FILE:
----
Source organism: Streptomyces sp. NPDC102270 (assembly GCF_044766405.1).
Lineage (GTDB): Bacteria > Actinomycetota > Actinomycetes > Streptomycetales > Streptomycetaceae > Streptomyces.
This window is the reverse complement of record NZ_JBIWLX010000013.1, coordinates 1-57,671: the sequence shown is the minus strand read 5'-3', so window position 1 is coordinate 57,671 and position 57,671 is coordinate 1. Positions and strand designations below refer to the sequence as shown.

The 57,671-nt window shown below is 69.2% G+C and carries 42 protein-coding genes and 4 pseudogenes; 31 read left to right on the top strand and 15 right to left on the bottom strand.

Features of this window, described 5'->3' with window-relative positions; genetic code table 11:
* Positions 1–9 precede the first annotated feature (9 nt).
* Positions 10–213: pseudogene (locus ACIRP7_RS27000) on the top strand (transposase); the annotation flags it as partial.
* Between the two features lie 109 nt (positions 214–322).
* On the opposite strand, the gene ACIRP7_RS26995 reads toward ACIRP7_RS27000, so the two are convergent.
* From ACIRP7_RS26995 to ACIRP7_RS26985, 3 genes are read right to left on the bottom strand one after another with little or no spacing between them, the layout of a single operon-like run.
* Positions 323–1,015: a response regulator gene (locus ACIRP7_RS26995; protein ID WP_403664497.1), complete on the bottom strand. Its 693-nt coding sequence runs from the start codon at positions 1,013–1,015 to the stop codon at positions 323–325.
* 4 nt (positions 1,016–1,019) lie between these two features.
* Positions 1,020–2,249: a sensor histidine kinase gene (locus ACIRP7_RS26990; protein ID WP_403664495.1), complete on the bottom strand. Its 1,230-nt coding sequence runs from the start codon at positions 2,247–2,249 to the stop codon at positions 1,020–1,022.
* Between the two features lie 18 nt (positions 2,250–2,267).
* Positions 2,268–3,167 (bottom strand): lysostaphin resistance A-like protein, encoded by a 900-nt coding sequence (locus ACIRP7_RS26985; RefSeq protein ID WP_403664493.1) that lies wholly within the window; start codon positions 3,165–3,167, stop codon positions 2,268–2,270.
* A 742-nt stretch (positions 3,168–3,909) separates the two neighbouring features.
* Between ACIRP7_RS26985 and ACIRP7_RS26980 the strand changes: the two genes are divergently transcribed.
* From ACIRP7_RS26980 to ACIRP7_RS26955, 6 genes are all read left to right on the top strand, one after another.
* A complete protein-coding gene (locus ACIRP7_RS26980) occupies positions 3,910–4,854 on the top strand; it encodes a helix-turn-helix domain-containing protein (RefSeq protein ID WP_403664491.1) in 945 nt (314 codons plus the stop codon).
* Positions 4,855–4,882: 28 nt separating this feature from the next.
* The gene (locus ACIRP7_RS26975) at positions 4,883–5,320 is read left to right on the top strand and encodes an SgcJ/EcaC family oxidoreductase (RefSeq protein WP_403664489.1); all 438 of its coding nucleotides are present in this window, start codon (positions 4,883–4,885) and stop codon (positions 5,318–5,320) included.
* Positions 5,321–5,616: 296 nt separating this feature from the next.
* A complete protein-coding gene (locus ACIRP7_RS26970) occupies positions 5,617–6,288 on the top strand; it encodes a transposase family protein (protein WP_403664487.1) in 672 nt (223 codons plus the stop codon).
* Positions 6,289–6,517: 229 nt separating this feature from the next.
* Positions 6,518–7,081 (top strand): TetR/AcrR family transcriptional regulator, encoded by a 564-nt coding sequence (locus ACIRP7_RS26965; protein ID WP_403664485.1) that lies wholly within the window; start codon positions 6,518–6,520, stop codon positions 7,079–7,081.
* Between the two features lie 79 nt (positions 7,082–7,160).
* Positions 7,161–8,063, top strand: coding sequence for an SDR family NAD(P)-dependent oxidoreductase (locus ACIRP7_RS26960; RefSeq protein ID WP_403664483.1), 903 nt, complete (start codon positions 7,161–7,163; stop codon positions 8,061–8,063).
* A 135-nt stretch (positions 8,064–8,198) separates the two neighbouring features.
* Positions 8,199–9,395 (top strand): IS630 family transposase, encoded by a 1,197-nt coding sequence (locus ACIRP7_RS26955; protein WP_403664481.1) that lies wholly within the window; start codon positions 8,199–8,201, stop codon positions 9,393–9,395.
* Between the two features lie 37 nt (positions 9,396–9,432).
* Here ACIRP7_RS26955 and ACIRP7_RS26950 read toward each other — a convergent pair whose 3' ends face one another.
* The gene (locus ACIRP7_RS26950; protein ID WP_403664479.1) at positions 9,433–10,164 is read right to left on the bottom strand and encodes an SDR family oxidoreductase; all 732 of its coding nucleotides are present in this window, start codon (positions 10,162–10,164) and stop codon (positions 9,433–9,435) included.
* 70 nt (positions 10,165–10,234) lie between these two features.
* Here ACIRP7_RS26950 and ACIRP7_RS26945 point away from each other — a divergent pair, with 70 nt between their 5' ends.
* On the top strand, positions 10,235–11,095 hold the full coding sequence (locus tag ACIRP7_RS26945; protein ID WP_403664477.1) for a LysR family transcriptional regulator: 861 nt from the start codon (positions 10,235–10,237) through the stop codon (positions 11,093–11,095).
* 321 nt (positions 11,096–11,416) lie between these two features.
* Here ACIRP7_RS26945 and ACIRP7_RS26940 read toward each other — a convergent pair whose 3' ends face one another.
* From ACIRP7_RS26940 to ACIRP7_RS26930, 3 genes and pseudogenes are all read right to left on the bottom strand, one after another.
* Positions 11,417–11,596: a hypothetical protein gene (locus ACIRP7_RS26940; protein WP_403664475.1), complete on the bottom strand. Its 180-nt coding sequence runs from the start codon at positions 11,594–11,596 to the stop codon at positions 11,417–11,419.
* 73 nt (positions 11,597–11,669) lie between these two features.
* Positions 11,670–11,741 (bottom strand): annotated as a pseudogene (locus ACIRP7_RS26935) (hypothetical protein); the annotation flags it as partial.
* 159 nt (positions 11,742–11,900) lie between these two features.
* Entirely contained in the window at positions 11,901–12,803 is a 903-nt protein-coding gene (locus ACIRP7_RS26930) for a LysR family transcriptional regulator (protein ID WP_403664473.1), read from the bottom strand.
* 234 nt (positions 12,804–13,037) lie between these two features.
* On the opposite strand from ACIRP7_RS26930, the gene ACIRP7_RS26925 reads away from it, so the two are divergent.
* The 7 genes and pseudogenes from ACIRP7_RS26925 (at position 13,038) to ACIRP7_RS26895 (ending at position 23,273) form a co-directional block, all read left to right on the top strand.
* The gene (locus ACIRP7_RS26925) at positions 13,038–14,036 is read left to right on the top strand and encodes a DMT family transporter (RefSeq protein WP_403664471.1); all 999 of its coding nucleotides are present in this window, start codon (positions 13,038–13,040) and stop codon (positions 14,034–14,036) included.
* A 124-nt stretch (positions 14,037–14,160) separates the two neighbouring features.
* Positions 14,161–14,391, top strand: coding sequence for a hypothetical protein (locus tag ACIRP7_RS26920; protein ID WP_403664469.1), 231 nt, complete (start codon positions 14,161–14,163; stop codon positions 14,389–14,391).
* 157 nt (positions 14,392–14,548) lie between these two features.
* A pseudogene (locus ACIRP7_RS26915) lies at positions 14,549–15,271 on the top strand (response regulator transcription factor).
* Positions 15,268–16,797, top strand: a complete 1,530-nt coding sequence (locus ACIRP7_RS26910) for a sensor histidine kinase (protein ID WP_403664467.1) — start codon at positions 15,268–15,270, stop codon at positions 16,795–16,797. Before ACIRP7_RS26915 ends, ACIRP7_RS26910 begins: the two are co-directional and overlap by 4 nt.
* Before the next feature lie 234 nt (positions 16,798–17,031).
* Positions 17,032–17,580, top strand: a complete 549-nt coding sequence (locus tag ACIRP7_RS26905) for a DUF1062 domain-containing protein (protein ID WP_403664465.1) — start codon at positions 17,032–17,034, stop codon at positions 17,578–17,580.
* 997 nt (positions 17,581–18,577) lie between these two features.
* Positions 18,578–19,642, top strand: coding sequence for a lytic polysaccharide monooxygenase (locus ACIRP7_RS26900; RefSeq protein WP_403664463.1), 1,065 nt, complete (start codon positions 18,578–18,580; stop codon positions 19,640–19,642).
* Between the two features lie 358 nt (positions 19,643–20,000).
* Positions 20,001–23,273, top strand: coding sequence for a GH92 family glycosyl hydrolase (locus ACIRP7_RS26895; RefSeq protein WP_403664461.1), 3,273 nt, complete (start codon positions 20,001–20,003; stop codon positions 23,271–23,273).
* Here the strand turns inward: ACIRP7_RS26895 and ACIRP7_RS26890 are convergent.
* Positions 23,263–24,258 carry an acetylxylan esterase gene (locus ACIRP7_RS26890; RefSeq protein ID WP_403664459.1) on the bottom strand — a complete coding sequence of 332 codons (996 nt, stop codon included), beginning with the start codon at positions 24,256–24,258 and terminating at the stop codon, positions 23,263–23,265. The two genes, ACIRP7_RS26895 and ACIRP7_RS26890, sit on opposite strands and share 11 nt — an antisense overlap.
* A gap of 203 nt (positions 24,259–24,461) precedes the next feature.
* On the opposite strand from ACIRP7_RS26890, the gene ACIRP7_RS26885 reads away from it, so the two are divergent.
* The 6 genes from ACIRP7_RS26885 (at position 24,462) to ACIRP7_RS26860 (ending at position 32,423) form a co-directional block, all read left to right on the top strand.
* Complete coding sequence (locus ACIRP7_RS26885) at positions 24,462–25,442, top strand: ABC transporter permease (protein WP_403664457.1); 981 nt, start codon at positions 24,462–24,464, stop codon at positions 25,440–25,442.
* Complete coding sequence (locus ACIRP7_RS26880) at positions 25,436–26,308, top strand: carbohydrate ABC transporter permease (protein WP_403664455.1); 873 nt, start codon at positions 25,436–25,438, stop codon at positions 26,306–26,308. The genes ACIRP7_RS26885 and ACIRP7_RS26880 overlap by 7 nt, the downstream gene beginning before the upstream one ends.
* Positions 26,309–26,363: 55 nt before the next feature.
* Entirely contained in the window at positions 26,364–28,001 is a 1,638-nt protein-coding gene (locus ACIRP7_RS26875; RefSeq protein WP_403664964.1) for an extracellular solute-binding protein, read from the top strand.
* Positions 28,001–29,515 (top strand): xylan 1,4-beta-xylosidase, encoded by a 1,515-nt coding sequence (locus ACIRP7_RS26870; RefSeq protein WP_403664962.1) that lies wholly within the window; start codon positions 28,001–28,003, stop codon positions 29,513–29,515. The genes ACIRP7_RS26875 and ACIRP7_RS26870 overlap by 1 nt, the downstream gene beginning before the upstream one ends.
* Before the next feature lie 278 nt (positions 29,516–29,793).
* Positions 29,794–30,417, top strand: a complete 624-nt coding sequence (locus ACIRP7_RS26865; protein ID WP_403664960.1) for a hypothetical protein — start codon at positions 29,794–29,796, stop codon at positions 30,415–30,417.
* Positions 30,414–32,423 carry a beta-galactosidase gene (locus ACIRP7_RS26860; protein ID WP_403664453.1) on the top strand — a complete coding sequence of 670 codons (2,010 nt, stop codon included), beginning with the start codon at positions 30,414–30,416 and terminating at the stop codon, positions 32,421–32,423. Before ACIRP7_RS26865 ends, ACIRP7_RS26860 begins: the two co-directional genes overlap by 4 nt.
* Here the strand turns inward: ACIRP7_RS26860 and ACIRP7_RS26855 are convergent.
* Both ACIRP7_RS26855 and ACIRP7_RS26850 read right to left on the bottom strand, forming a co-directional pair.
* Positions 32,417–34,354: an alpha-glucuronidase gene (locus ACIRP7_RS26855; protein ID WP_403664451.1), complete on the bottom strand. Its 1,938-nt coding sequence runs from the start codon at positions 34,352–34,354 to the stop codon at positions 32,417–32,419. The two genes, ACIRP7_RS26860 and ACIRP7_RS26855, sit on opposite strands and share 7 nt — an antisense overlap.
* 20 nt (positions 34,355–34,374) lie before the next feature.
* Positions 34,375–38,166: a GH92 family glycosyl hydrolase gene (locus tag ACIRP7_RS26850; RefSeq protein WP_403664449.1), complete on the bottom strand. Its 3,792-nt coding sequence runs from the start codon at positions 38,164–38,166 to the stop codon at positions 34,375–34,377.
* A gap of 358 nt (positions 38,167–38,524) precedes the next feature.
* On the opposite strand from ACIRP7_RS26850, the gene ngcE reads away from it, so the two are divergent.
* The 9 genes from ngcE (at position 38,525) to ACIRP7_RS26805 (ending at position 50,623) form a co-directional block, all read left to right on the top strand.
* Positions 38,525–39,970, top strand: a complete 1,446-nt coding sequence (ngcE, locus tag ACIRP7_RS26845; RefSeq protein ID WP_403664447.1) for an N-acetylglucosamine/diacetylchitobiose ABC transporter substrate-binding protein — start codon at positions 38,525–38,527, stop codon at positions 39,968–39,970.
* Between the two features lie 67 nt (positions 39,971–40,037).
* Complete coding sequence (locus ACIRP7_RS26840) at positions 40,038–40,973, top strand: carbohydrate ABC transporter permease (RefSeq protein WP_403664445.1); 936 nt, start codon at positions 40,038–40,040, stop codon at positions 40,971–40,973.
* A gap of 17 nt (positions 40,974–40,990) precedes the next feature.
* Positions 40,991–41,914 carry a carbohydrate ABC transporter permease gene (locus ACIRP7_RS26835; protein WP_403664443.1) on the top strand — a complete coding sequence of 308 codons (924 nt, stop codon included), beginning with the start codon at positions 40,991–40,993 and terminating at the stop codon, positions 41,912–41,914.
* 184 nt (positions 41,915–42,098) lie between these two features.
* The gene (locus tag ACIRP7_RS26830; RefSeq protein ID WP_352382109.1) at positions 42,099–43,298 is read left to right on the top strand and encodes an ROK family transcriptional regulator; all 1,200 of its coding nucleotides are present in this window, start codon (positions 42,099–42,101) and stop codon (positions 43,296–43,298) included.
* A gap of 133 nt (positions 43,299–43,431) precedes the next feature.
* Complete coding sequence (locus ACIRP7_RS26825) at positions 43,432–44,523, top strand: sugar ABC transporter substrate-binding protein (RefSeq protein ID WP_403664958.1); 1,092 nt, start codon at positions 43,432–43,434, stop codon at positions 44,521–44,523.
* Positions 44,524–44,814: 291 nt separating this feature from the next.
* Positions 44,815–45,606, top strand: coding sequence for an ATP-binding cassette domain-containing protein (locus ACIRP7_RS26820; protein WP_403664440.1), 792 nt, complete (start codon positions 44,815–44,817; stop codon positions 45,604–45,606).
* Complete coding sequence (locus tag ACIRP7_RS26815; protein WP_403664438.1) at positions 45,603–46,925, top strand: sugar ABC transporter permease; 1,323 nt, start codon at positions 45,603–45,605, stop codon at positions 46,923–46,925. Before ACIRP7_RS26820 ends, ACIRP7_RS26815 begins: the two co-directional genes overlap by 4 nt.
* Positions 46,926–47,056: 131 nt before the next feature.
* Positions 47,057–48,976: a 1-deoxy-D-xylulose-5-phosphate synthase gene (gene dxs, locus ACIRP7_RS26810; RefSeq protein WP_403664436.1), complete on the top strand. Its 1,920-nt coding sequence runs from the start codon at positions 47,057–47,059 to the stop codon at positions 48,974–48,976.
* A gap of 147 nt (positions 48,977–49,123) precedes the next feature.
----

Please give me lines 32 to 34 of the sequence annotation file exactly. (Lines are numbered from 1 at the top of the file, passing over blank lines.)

* The gene (locus ACIRP7_RS26950; protein ID WP_403664479.1) at positions 9,433–10,164 is read right to left on the bottom strand and encodes an SDR family oxidoreductase; all 732 of its coding nucleotides are present in this window, start codon (positions 10,162–10,164) and stop codon (positions 9,433–9,435) included.
* 70 nt (positions 10,165–10,234) lie between these two features.
* Here ACIRP7_RS26950 and ACIRP7_RS26945 point away from each other — a divergent pair, with 70 nt between their 5' ends.